Canadian tax news

Your source for the latest Canadian tax news and updates on changing tax laws. Working collaboratively with the Canada Revenue Agency (CRA) we aim to bring clarity on pressing tax questions and tax updates.

Please visit our archive page for content from 2020. There are no posts on this page older than 2020.


The Canada Revenue Agency is escalating their scrutiny of personal services businesses. In a recent stakeholder email, the CRA announced its newest educational campaign focusing on potential PSB arrangements. In response to this campaign, our newest tax blog presents an overview of the PSB rules and sets out some leading practices to consider for taxpayers that deliver services through a corporation.

As we have previously reported, the government announced in the 2021 federal budget, followed by draft legislation released on February 4, 2022, that it would be providing the CRA with the ability to send certain Notices of Assessments (“NOAs”) electronically without the taxpayer having to authorize the CRA to do so (“NOA proposal”).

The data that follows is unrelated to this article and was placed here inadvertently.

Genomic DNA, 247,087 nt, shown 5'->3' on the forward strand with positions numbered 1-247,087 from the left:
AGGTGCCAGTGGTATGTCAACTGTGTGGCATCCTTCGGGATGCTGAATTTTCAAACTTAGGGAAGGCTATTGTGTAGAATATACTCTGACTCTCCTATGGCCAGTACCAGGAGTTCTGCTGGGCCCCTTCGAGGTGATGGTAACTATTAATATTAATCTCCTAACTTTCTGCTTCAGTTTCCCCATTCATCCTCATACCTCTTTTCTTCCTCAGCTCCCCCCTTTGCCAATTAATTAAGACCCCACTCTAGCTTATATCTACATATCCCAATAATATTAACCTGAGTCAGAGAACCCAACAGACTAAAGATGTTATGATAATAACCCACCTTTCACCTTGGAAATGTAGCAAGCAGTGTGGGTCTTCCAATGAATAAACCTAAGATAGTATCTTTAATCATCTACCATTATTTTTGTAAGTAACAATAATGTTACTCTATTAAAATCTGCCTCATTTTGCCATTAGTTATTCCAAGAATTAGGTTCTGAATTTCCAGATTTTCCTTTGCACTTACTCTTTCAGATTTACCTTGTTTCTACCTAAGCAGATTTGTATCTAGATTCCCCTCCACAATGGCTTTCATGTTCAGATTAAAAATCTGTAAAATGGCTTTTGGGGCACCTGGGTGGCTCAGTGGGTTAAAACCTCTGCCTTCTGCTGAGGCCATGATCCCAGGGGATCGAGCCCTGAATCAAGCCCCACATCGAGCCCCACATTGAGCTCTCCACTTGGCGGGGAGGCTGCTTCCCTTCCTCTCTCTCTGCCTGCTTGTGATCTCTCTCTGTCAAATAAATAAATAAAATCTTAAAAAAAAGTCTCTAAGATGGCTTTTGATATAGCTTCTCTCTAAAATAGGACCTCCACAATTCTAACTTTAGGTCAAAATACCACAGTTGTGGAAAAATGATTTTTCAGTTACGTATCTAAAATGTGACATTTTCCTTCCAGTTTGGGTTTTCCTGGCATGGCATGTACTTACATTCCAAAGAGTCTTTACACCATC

On August 9, 2022, the federal Department of Finance (Finance Canada) released a large package of draft legislation covering several tax measures from the 2022 federal budget and previous announcements.

We know you’re busy and it can be hard to keep track of what’s new. We’ve put together a list of some past news items and blogs that you may have missed but are still worth a read.

Further to our June 13 news item, the CRA has now published an updated T2 Schedule 63 –  Return of Fuel Charge Proceeds to Farmers Tax Credit which appears to now correctly compute the credit. We understand that tax software providers have included the update, or will soon be including it, in their software.

As reported in our November 9, 2021, news item, the Disability Tax Credit Promoters Restriction Act (DTCPRA) has been suspended until further notice due to a court injunction.

While the court case has not yet concluded, the CRA has updated its interpretation of the services to be included in the $100 DTC fee cap. Question 7 on the CRA Q&A to the DTCPRA webpage now indicates that the $100 DTC fee cap on promoters will not apply to work done to assist with the filing of notices of objection, where previously the CRA only listed work related to appeal to the Tax Court of Canada.

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